Another question brought up by the commentaries is that it is forbidden to have marital intimacy during the time of a famine (Ta’anit 11a
). Rashi (on Gen. 41:50) mentions that, for this reason, during the famine in Egypt, Yosef was not intimate with his wife. As such, how were Yitzchak and Rivkah intimate when there was a famine in the land? (See Rashi on verse 12 that there was a famine in Gerar as well as in Israel.)
Several explanations are offered:
Yitzchak and Rivkah were the only Jewish family in the world, and since they were not lacking in food, it was not a famine that affected the “Jewish people” and as such they did not have to refrain from intimacy (Tur).
The halacha states that a couple that has not yet fulfilled the mitzvah of Pru URvu (Be fruitful and multiply) may be intimate during the time of a famine (O.C. 574:4). As such, since Yitzchak and Rivkah did not yet have a daughter and had not yet fulfilled this mitzvah (see Even Ha’Ezer 1:5
), they were allowed to be intimate (Bartenura).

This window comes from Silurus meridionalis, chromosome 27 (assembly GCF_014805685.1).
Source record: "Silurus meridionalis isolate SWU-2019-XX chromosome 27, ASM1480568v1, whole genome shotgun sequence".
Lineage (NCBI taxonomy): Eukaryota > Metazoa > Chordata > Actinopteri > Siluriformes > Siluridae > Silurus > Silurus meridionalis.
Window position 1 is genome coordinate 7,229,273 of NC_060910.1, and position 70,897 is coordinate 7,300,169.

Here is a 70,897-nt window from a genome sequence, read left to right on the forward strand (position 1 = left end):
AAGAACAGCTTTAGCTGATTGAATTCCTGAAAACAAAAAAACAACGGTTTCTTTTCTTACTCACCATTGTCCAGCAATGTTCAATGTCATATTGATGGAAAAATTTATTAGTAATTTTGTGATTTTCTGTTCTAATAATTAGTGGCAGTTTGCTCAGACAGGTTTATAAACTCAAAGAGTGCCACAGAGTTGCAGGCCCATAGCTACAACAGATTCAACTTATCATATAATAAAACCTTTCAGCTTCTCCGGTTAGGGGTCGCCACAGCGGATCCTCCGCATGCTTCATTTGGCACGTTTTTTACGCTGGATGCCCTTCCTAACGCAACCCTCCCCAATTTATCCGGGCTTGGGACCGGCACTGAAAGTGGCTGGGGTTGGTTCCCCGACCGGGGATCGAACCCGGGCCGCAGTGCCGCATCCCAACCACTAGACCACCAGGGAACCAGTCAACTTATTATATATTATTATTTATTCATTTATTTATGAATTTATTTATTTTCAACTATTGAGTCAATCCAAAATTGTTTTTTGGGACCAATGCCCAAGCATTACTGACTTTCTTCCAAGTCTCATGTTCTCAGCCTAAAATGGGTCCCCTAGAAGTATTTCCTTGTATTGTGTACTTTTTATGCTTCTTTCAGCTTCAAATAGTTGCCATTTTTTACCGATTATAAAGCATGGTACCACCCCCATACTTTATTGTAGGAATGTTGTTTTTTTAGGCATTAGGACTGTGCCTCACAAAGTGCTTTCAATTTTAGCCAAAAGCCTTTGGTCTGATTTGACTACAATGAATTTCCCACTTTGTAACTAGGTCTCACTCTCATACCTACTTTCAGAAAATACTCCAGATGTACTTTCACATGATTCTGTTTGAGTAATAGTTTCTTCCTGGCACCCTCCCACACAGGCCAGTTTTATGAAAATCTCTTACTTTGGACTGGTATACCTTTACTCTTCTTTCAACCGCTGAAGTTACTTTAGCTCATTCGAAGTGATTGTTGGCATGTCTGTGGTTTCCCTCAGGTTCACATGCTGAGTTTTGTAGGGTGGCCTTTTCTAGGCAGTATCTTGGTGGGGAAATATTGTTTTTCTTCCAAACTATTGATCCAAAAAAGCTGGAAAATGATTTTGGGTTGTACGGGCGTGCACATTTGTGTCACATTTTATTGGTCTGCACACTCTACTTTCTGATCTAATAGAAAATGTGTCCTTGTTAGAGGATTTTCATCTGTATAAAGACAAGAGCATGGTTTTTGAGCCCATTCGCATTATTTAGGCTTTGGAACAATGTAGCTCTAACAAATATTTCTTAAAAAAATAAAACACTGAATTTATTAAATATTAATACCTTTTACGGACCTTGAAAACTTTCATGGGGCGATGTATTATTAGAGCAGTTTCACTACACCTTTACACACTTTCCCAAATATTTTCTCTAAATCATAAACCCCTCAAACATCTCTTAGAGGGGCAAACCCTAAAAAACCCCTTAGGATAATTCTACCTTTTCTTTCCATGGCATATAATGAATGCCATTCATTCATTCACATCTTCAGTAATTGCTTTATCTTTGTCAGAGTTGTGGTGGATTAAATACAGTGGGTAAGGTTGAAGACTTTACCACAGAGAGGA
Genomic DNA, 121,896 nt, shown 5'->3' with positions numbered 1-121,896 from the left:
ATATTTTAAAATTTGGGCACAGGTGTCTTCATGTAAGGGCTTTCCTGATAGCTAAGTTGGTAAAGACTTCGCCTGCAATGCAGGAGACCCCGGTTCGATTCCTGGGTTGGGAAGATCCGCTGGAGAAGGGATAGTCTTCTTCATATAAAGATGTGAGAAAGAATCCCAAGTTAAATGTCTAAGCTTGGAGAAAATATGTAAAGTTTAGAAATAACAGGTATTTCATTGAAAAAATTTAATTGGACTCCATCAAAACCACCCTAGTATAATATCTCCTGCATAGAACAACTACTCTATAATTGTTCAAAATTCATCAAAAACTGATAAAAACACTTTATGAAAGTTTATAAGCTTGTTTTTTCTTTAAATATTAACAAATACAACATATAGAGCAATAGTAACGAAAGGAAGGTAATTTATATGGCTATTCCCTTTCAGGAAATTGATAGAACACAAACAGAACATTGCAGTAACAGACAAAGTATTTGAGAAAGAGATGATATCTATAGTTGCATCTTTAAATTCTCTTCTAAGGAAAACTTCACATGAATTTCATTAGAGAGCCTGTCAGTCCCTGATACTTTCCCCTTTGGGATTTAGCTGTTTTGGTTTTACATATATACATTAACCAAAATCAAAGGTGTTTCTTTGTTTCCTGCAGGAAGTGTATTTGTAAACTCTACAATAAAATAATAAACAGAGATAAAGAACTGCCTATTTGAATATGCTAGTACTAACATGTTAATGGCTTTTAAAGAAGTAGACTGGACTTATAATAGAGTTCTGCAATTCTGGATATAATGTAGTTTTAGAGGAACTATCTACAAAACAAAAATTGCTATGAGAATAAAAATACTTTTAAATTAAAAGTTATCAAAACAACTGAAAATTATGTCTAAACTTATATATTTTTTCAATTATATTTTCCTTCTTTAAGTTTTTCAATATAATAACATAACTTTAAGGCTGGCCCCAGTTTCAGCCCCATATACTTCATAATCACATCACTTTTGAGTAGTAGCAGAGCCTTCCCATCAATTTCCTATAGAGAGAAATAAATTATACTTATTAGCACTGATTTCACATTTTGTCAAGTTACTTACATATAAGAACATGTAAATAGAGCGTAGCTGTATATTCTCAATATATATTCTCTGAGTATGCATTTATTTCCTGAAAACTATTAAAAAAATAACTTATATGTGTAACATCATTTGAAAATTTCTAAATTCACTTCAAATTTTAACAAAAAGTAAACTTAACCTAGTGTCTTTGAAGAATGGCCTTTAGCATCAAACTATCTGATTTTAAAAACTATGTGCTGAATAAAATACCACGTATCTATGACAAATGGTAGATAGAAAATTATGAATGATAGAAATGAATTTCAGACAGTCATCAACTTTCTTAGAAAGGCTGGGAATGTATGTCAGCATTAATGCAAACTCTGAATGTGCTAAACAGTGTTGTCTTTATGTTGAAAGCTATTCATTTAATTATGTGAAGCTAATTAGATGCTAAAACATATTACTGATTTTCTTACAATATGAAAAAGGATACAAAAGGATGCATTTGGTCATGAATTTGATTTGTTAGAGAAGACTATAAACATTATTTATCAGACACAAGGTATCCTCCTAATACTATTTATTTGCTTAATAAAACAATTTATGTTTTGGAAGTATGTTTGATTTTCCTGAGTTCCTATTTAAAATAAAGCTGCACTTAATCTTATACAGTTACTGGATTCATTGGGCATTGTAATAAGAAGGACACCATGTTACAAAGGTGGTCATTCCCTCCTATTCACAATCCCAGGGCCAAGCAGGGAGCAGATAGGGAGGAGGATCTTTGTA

The famine in the time of Yitzchak only affected that immediate area as opposed to the famine during the time of Yosef which affected the entire world. It is only necessary to refrain from intimacy (according to this opinion) during a global famine (Riva).
The rest of this article will discuss the matter of a husband and wife showing physical affection to each other in public:
Rav Bena’ah, the Grave Marker
The Talmud (Bava Batra 58a
) recounts how Rav Bena’ah was marking graves so that people could refrain from becoming tameh (ritually impure) by walking over them. When he came to the Me’arat HaMachpeila (the burial spot of Avraham and Sarah), Eliezer the servant of Avraham, came out to greet him. (Eliezer is one of the righteous people who lives forever [Rashbam].)
Rav Bena’ah asked what Avraham and Sarah were doing at that time. Eliezer answered that Avraham was lying in Sarah’s lap and she was examining his head. So Rav Bena’ah asked him to tell them that Rav Bena’ach wishes to enter. Eliezer told him that he may enter, because it is known that there is no evil inclination in the next world, so it is not considered inappropriate for him to see Avraham and Sarah in this position.